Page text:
Taiwan’s migrant labourers hold the key to regional alliances

Taiwan’s migrant labourers hold the key to regional alliances

Migrant labour reforms are key to boosting the strength of Taiwan’s regional allegiances.

A mock referendum on migrant workers’ rights, held by the Taiwan International Workers’ Association, was initiated earlier this month with nearly 60 foreign workers calling for equal political rights. The campaign comes at a time for President Tsai, as China appears bent on poaching Taiwan’s international allies one by one, while her Asian neighbours are increasing their calls for the protection of their workers within Taiwan’s borders.

Labour reform on the horizon

The momentum of current labour reform is good news for Taiwan’s foreign labour force, but proper implementation will be essential to ensuring the stability of regional partnerships.

This month’s referendum is designed to address three key issues:1) whether or not migrant caregivers should be protected under the Labour Standards Act (勞動基準法), 2) whether foreign workers should be permitted to freely change employers, and 3) whether the government should abolish the existing private employment brokerage system and replace it with a nation-to-nation mechanism.

With voting stations established throughout Taipei, Taoyuan, Hsinchu, Taichung, Tainan and Kaohsiung, the referendum will run until 10 December 2017. The result will undoubtedly add fuel to an ongoing regional conversation with Taiwan’s neighbours, with wide reaching implications for Taiwan’s some 600,000 migrant workers.

Death of migrant worker sparks national conversation

The referendum comes after the death of a Vietnamese migrant worker, Nguyen Quoc Phi, after he was shot by police in August this year. Nguyen’s death sparked international outcry, with the Migrant Empowerment Network in Taiwan joining his family members to hold a rally in front of the Presidential Office, demand a thorough investigation. According to police, Nguyen attacked a police officer as he attempted to steal a car; video footage of the incident shows Nguyen bleeding and lying by the car while paramedics look on empty-handed.

The incident has sparked a national conversation on the treatment of migrant workers throughout the country. Foreign workers who leave their places of employment, often due to abuse or exploitation, tend to be characterised as suspects or criminals within the broader community.

In Nguyen’s case, he had run away from his job three years prior, leaving him vulnerable and without proper legal status. The National Immigration Agency has made small steps toward reforming the pariah status of these migrant workers, but further reform will be essential in order to proactively target widespread exploitation.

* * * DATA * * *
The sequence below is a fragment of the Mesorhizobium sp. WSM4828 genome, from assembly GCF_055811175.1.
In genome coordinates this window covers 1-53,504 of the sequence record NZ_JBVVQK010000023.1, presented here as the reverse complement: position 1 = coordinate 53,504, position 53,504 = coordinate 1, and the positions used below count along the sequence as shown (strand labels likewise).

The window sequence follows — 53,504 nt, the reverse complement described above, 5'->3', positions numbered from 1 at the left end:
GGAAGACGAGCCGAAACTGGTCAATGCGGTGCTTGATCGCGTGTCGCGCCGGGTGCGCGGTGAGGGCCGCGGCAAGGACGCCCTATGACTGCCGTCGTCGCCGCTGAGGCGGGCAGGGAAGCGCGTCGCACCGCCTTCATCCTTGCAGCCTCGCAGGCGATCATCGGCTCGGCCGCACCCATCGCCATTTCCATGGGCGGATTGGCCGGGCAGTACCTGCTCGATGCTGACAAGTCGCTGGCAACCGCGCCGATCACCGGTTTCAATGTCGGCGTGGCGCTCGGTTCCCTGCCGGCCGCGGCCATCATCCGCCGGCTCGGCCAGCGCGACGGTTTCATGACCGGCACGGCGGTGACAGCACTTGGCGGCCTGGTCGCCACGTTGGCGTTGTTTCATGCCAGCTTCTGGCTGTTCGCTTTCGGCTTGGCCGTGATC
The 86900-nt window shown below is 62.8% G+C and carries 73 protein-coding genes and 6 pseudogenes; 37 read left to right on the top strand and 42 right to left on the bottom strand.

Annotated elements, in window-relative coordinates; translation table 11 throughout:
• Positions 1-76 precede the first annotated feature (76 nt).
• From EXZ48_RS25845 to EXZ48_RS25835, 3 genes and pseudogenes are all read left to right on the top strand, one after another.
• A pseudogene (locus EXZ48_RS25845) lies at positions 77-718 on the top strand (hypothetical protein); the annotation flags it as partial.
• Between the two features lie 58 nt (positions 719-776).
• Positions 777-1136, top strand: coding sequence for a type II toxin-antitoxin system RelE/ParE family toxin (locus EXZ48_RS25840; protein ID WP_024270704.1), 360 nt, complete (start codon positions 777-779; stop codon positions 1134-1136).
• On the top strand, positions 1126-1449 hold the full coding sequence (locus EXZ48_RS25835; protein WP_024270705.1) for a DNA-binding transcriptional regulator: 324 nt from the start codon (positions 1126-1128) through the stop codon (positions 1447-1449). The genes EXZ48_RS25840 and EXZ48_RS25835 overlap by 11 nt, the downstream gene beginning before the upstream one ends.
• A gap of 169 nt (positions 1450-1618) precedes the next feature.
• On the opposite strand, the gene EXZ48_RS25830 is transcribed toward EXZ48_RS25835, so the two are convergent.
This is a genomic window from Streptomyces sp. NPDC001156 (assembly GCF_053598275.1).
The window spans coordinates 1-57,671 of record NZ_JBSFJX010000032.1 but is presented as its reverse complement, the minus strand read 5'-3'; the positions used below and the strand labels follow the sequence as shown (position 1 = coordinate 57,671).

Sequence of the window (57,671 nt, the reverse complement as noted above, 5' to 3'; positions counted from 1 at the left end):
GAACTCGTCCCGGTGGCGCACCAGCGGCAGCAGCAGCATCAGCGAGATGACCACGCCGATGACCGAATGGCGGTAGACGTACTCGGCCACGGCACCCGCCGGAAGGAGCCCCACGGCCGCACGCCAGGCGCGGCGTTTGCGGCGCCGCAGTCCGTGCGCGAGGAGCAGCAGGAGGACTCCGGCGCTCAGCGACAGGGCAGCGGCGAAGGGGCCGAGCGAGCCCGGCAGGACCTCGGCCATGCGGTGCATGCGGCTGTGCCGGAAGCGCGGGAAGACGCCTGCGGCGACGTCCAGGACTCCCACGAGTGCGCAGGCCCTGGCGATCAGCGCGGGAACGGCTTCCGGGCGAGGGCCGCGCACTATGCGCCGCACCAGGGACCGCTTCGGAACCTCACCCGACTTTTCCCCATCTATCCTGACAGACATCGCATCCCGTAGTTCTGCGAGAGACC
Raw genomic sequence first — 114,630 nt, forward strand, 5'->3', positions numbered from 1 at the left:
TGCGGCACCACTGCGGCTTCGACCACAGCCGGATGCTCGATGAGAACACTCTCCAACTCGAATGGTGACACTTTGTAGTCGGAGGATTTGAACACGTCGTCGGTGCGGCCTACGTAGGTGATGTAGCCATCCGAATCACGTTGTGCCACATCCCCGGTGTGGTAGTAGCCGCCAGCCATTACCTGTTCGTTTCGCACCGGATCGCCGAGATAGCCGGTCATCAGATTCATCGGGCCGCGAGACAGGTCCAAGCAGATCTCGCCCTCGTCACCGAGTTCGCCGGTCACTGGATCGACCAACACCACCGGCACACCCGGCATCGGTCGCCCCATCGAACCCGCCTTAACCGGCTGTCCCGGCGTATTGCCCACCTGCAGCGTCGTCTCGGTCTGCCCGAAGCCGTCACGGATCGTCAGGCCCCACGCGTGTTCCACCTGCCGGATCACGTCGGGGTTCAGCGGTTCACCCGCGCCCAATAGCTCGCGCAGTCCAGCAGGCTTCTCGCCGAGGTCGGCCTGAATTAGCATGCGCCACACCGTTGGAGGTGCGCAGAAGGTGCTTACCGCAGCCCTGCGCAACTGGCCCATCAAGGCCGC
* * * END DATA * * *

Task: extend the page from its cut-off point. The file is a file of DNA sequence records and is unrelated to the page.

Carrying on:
Exploitation and entitlements

Taiwan’s migrant labour workforce predominantly enters the country via for-profit recruitment agencies; scandals of debt slavery, abuse, exploitation and unexplained deaths are not uncommon. Late last year, the Ministry of Labour (MOL) scrapped a requirement that migrant workers leave the country after working for three years, ensuring a steady flow of returning workers for the brokerage industry, after the Taiwan International Workers’ Association organised a series to protests to demand expanded protections.

In April, the MOL stipulated that foreign workers who have worked in the country for at least a year be entitled to paid marriage leave, bereavement leave and personal leave.

This month’s referendum is set to build on this momentum, and it already has the support of a number of origin countries. The head of the Manila Economic and Cultural Office in Taipei has called for a crackdown on the exploitative practices of brokers, while the representative for Vietnam has called for a legal investigation into Nyugen’s death, at the same time as boosting bilateral efforts, to regulate recruitment fees.

Key to relations with neighbours

Even so, the gradual phasing out of Taiwan’s brokerage system will take time. Unions remain small, and stories of abuse abound. President Tsai’s New Southbound Policy may be the gateway to weaning Taiwan off of economic dependence on China by boosting ties with Southeast Asian neighbours, but the treatment of Taiwan’s growing class of migrant workers holds the key to its success.


About Author

Joanna Eva

Joanna Eva is a London-based analyst and contributor with a range of clients in the risk consulting industry. She specializes in Asian political and economic analysis, having lived and travelled extensively in the region for close to a decade. She holds a Master of Law from the University of New South Wales and received her Bachelor of International Studies from the University of Sydney. She is proficient in English and Mandarin Chinese.